A 25-acre tract of land in the Buckskill area of East Hampton will be purchased and preserved by East Hampton Town, and could become a recreation destination, according to a vote of the town board last Thursday. The $8.6 million purchase of land fronting on Buckskill Road and Towhee Trail was approved after a hearing.
The money will come from both the community preservation fund and from a capital project budget. The property, owned by the Pasquale J. Trunzo Qualified Personal Residence Trust, the Nancy T. Trunzo Qualified Personal Residence Trust, and Buckskill Realty, a limited liability corporation, contains a house, two barns, a pool, and other structures. All but one barn will be removed at the owners’ expense before money changes hands. The barn will be used for “recreational opportunities” and for equipment storage.
Because use of the preservation fund is restricted to open land, the town will use capital funds to pay $131,000 toward the purchase — the appraised value of the barn. The remainder of the cost will be covered by the C.P.F.
The 25-acre site is in a water-recharge area, and its preservation will not only provide opportunities for recreation, Supervisor Larry Cantwell said, but will help protect groundwater.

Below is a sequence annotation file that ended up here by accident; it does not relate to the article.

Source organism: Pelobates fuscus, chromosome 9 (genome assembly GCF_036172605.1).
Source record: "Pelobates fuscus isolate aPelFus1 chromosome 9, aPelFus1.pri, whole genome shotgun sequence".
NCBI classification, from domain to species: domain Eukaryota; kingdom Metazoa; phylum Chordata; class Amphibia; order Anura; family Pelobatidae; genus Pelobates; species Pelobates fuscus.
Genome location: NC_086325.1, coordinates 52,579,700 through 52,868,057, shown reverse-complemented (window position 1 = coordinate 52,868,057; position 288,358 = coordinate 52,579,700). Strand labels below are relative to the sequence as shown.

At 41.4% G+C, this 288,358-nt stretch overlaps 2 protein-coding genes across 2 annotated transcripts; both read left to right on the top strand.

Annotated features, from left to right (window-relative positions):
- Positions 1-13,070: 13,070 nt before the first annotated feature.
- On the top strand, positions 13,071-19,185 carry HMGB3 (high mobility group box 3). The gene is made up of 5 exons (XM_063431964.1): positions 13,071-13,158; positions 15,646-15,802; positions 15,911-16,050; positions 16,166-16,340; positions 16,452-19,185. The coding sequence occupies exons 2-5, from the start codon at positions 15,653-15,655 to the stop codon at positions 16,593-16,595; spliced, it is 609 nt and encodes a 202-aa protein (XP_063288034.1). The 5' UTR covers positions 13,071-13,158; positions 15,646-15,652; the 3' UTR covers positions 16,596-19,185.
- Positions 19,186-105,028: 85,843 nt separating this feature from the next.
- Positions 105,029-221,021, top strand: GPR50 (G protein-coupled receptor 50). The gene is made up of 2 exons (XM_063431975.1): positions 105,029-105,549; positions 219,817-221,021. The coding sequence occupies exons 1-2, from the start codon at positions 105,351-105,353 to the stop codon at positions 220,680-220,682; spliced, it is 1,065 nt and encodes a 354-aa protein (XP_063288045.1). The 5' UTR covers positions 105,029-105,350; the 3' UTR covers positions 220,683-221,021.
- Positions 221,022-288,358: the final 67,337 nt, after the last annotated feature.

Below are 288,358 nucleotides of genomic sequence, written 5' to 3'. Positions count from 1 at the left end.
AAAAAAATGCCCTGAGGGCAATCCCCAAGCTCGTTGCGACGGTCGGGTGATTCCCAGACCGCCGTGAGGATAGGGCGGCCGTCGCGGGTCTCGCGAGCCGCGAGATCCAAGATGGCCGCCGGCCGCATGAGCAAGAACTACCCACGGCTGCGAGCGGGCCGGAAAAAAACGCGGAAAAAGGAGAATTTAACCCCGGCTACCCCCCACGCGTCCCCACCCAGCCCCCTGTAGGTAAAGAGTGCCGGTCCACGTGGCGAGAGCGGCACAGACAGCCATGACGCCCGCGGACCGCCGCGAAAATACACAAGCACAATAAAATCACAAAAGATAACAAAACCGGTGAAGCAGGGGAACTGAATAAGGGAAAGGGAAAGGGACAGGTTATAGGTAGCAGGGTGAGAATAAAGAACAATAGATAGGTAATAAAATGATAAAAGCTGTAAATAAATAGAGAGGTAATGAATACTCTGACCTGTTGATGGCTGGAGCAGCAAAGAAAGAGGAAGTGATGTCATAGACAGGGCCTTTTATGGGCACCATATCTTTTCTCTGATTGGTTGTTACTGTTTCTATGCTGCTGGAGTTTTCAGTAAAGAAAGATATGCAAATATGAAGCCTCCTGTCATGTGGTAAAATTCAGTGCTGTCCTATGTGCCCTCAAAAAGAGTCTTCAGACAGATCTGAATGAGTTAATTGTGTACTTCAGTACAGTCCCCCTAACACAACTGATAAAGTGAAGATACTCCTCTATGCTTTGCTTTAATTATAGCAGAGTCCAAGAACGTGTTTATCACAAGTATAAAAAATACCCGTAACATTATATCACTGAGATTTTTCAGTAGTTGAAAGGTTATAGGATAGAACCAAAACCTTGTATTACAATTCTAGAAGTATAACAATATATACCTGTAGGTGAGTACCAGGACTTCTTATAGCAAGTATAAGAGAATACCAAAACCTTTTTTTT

A management plan detailing how the property will be used and cared for will be drafted after the purchase, to be discussed by the board after a public hearing. Recreational uses that would not require personnel on site are under consideration, Scott Wilson, the town’s director of land acquisition and management, said last Thursday, including the installation of handicapped-accessible trails, an area for Frisbee golf, and a “human-scale chess” board.
David Buda, a Springs resident who often raises questions about proposed land purchases, said at the hearing that given the cost, the board should have had “long and considered” discussions about the land’s use before voting to move ahead, rather than adopting a stance of “buy it now and we’ll figure out something to do with it later.”
“This is not an area that cries out for a need for recreation,” he said.
Mr. Buda took issue with the potential for development on the site, as depicted by Mr. Wilson. But Mr. Wilson said that he and town Planning Department staffers had examined the pertinent zoning and other regulations, and that, if developed, the land could yield up to 15 new houses.